Four Thousand Use Help To Buy In First Two Months !!

Date Published 10 June 2013

Around 4,000 people have reserved a new home using the Help to Buy scheme in the two months since it was launched.

Help to Buy currently offers purchasers of new-build homes access to 95% mortgages, with taxpayers funding a 20% share.

According to the Home Builders Federation, demand for the shared equity loan scheme has been such that developers will now be able to increase their output significantly.

The HBF said: `Interest has been huge and there are now on average around 500 people a week taking advantage of the scheme. And because buyers only require a 75% first-charge mortgage under the equity loan scheme, homes are very affordable.`

Stewart Baseley, executive chairman at the HBF, said: `The equity loan part of Help to Buy has got off to a flying start. It has been an unqualified success so far and 4,000 reservations in just two months shows both the consumer demand for the scheme and developers’ commitment to it.

`The large deposits required in recent years to secure a mortgage have prevented many from buying – and as a result, builders from building.

`The equity loan scheme helps consumers overcome that deposit barrier and as a result the scheme will undoubtedly lead to an increase in house building. Already we are seeing companies revise their projected build levels as a direct result of the scheme. This in turn will create jobs and deliver an economic boost.`

Mark Clare, chief executive of Barratt, said: `Our production will rise to meet higher levels of demand and it is likely that our completions this year will be up 20% on two years ago.`

The second part of Help to Buy is due to kick in next January, and will offer mortgage guarantees to those with only a 5% deposit. The Government expects this part of Help to Buy, which will apply to both new and secondhand homes, to generate 190,000 sales a year.

However, Rightmove said that clarity was `desperately` needed on this element of Help to Buy.

Rightmove also said that Help to Buy has already been a hit with the public, with 72% of all prospective purchasers aware of the scheme.

In May, there were over 330,000 visits to the Help to Buy section of Rightmove’s site.

Rightmove director Miles Shipside did, however, criticise the Government for lack of information about next January’s launch of the second part of Help to Buy.

He said: `Three months on from the Budget announcement, there is no more detail. Both home-movers and the industry need more clarification as a matter of urgency, to enable them to plan and prepare.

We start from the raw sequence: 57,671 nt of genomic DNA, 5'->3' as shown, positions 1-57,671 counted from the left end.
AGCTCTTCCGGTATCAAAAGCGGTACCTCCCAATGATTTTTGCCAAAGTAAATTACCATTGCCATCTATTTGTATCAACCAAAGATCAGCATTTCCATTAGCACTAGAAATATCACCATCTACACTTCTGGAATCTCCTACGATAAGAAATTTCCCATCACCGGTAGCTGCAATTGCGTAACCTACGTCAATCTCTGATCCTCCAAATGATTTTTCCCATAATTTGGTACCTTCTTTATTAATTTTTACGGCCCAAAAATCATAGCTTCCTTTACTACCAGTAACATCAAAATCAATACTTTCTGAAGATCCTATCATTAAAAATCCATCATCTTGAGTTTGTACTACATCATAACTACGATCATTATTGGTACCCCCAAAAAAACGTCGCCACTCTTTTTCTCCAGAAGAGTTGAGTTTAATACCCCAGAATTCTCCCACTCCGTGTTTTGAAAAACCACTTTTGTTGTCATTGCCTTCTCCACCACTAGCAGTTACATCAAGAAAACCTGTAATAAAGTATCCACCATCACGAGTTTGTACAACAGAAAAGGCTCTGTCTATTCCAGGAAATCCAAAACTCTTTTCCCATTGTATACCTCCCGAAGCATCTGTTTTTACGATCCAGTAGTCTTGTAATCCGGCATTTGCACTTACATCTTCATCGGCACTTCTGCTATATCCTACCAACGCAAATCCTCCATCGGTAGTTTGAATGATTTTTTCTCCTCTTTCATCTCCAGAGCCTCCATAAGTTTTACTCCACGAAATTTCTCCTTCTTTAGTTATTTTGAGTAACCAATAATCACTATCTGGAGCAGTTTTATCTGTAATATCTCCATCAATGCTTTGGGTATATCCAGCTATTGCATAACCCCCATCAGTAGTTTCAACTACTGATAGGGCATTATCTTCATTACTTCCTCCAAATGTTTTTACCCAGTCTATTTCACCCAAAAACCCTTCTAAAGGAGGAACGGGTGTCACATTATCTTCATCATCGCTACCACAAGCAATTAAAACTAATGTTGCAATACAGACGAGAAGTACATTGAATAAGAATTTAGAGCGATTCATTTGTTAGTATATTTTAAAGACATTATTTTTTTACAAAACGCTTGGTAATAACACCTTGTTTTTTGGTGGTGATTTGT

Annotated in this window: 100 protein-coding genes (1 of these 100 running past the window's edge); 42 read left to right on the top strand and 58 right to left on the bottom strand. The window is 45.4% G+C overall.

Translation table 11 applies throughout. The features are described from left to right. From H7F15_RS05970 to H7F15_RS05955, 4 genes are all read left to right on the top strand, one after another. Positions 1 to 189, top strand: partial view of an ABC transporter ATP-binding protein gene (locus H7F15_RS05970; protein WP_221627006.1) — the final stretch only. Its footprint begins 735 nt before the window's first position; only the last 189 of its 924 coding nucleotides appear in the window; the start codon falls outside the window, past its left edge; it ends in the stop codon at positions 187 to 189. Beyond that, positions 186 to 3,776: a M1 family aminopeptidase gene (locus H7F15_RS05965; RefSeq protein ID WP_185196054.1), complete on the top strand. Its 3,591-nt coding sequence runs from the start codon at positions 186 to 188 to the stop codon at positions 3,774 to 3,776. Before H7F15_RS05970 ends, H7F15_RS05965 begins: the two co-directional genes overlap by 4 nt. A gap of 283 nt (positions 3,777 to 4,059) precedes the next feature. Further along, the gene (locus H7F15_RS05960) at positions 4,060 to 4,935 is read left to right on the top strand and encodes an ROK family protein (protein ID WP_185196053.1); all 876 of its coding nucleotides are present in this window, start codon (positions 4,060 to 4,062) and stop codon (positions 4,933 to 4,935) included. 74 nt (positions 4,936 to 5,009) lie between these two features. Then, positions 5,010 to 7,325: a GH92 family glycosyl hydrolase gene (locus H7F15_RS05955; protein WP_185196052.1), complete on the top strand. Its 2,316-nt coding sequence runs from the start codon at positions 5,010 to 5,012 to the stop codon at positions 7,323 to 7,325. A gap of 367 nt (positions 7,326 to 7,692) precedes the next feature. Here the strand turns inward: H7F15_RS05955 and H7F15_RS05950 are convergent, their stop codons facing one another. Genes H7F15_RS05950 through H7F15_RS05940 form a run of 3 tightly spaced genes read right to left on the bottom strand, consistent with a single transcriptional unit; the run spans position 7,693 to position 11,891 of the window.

`Indeed, the uncertainty and delay has led some to doubt whether it will actually happen.`

Meanwhile, the latest attack has labelled the scheme as `moronic`.

City analyst Albert Edwards, of Societe Generale, said it would artificially inflate prices and drive young people into `indentured servitude`.

Edwards said first-time buyers need cheaper homes, not greater availability of debt which would drive up house prices. He said: `This is madness.`

He added that house prices were still overvalued and went on: `Young people today haven’t got a chance of buying a house at a reasonable price, even with rock-bottom interest rates. The Nationwide Building Society data shows that the average first-time buyer in London is paying over 50% of their take-home pay in mortgage repayments – and that is when interest rates are close to zero.`

Edwards said it made him `genuinely really angry` that burdening young people struggling to pay off student loans with more debt was seen as the solution to the problem of excessively expensive housing.

He said: `I believe it truly is a moronic policy that stands head and shoulders above most of the stupid economic policies I have seen implemented during my 30 years in this business.`

Edwards has added his voice to the clamour of warnings about Help to Buy. The RICS has warned of a potential housing bubble, while the Treasury Select Committee and International Monetary Fund have also both sounded warnings. The outgoing governor of the Bank of England, Sir Mervyn King, has also expressed his unease.

The National Association of Estate Agents has yet to express its views, although its members will be at the coal-face of events when it launches in just over six months’ time.